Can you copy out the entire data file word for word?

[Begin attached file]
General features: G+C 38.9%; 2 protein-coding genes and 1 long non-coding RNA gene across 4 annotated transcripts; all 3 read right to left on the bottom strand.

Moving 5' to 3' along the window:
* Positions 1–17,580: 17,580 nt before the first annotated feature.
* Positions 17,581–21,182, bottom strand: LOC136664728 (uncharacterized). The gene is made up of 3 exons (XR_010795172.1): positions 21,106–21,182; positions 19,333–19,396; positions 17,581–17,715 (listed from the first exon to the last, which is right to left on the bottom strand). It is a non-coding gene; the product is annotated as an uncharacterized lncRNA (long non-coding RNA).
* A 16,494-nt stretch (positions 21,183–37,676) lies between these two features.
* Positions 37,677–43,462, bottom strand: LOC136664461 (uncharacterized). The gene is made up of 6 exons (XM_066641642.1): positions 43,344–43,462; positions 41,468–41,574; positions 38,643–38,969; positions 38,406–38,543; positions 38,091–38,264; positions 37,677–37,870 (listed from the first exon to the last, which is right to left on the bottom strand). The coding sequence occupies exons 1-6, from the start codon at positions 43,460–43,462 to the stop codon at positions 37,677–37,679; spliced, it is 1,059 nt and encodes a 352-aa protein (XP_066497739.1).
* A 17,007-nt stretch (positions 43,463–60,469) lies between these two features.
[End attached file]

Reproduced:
General features: G+C 38.9%; 2 protein-coding genes and 1 long non-coding RNA gene across 4 annotated transcripts; all 3 read right to left on the bottom strand.

Moving 5' to 3' along the window:
* Positions 1–17,580: 17,580 nt before the first annotated feature.
* Positions 17,581–21,182, bottom strand: LOC136664728 (uncharacterized). The gene is made up of 3 exons (XR_010795172.1): positions 21,106–21,182; positions 19,333–19,396; positions 17,581–17,715 (listed from the first exon to the last, which is right to left on the bottom strand). It is a non-coding gene; the product is annotated as an uncharacterized lncRNA (long non-coding RNA).
* A 16,494-nt stretch (positions 21,183–37,676) lies between these two features.
* Positions 37,677–43,462, bottom strand: LOC136664461 (uncharacterized). The gene is made up of 6 exons (XM_066641642.1): positions 43,344–43,462; positions 41,468–41,574; positions 38,643–38,969; positions 38,406–38,543; positions 38,091–38,264; positions 37,677–37,870 (listed from the first exon to the last, which is right to left on the bottom strand). The coding sequence occupies exons 1-6, from the start codon at positions 43,460–43,462 to the stop codon at positions 37,677–37,679; spliced, it is 1,059 nt and encodes a 352-aa protein (XP_066497739.1).
* A 17,007-nt stretch (positions 43,463–60,469) lies between these two features.